Indian High Commissioner: Balance development and preservation
As Trinidad and Tobago stands on the cusp of developing a comprehensive environmental policy, our multimedia series ‘Cleaning Up The Mess’ continues to showcase best practices worldwide. Today, we present the first of a two-part guest column by his Excellency Malay Mishra, Indian High Commissioner to T&T, who explores the perennial dilemma faced by developing countries: balancing environmental preservation with development. Living in harmony with nature and concern for the environment is vividly enshrined in India’s’ oldest scriptures, the Vedas.
The Rigveda, the most ancient of the Vedas, the repository of knowledge and code for a civilized way of life, has in meticulous detail, laid down precepts for interacting with nature. It is therefore no surprise that India follows a systematic policy of proper usage of the environment coming down from the days of yore.
In 2006 The Indian Government passed a National Environmental Policy which gathered previous legislation on the environment including conservation, development, pollution, agriculture, population, and water preservation under one umbrella act.
The dominant theme of the policy was to change the old premise that development and jobs come at the expense of the environment. The new policy which partners with all stakeholders, from science and international development agencies to public and private sectors, seeks to ensure that people dependent on particular resources carve out a livelihood from the environment in sustainable way, and minimise degradation of the resources. India hosted a conference on the sidelines of the UN Climate Change Conference at Cancun in Nov 2010, where the critical issue of equity and equitable access to carbon space was emphasised.
Addressing the conference, India’s Minister for Environment and Forests, Jairam Ramesh, noted that “equitable access is not the right to pollute, but the right to sustainable development.” Developed nations had grossly over-occupied the available space, given that their emissions since 1850 amounted to almost 74 per cent of the total carbon stock due to fossil fuels in the atmosphere. But since the future budget for the world was only 300 Gigatons of carbon from 2010 to 2050, most developing countries would not be able to attain even 50 per cent of their fair share of carbon space in terms of per capita accumulated stock of emissions.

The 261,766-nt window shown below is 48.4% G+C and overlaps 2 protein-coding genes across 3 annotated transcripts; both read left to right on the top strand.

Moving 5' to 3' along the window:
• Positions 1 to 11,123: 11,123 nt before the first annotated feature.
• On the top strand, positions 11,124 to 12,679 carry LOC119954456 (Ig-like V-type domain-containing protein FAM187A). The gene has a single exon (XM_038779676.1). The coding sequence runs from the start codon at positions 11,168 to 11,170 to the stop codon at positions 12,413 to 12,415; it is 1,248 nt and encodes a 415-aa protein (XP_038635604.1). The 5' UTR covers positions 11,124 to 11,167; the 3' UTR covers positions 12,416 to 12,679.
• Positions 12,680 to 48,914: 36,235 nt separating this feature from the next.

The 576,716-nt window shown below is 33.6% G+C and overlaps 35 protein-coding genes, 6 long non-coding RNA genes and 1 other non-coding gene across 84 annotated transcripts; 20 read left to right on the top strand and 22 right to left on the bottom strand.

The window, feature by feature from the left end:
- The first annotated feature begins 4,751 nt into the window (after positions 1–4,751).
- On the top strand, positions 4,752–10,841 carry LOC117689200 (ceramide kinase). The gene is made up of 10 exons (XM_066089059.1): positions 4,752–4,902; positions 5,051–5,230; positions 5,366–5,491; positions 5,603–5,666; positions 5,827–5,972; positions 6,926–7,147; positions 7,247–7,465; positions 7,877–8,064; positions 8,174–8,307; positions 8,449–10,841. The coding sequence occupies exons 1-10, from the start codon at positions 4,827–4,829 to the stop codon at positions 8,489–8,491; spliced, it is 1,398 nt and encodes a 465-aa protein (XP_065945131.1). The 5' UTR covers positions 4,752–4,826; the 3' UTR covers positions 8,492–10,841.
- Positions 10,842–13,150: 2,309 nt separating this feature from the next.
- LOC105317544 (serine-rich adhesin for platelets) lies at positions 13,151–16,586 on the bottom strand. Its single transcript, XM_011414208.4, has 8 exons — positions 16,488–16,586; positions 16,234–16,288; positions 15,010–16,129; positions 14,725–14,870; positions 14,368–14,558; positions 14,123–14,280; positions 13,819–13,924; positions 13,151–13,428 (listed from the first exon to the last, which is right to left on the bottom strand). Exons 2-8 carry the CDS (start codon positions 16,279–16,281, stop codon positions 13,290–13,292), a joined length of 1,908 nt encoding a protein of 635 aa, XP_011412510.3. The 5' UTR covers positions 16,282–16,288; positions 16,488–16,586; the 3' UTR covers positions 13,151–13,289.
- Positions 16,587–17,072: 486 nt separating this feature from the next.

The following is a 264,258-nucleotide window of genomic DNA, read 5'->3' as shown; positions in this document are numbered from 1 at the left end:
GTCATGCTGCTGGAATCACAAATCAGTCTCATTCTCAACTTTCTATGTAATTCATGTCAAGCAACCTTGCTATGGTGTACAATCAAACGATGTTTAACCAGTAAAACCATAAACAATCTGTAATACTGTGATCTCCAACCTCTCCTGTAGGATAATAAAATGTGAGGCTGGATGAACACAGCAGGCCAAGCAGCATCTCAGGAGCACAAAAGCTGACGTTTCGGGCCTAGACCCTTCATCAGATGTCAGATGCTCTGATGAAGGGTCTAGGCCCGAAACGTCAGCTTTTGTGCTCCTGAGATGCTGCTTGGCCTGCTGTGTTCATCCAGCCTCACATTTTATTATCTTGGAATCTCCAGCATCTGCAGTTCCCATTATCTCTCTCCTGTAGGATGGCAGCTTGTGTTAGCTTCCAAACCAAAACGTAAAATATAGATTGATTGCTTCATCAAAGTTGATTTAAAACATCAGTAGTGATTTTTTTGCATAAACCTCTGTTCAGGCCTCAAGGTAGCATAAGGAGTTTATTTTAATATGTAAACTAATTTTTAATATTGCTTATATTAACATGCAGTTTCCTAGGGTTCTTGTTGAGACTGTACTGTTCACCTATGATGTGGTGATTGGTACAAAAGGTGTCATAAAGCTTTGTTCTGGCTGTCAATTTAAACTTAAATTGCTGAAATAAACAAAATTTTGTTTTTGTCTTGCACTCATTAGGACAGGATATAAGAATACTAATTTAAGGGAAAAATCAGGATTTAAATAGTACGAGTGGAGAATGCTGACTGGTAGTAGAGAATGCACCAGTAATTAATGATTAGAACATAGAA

In the interest of equity, developed countries need to cut emissions immediately and sharply, and compensate developing countries through finance and technology transfer for their deficit in carbon space. At Cancun, India offered voluntarily reduction in carbon emissions while keeping her commitment of never excluding the rate of global emission. Speaking at the 11th Delhi Sustainable Development in February 2011, India’s Prime Minister, Dr. Manmohan Singh, said that “modern societies cannot get away from the fact that if they damage the environment in the pursuit of material gains today, they do so by risking the well being of future generations to come.”
The challenge for India has been to mesh sustainable development with inclusive growth. Since the bulk of India’s energy comes from coal, a ‘clean coal’ development strategy is in place and a limit of five per cent on the use of coal, both domestic and imported, was introduced in 2010 to build the corpus of a National Clean Energy Fund. Another aspect of sustainability is the management of common pool resources. In India, as in many other developing countries, indigenous tribes, cattle rearing groups, as well as cultivators use and access common pool resources like forests, water bodies, pastures and farmland without clearly defined property rights.
In India, landmark legislation, the Forest Rights Act, was introduced in 2006 seeking to preserve the rights of millions of tribal and other forest dwellers by restoring to them both individual rights to cultivated forest land and community rights over common property resources.”
His Excellency Malay Mishra
Indian High Commissioner to T&T
Continued next week
Join Ira Mathur this Sunday on Cleaning up the Mess, on CNC3 at 10.30 am and 6 pm for a rerun for our first interview on this series with Housing and Environment Minister, Dr Roodal Moonilal.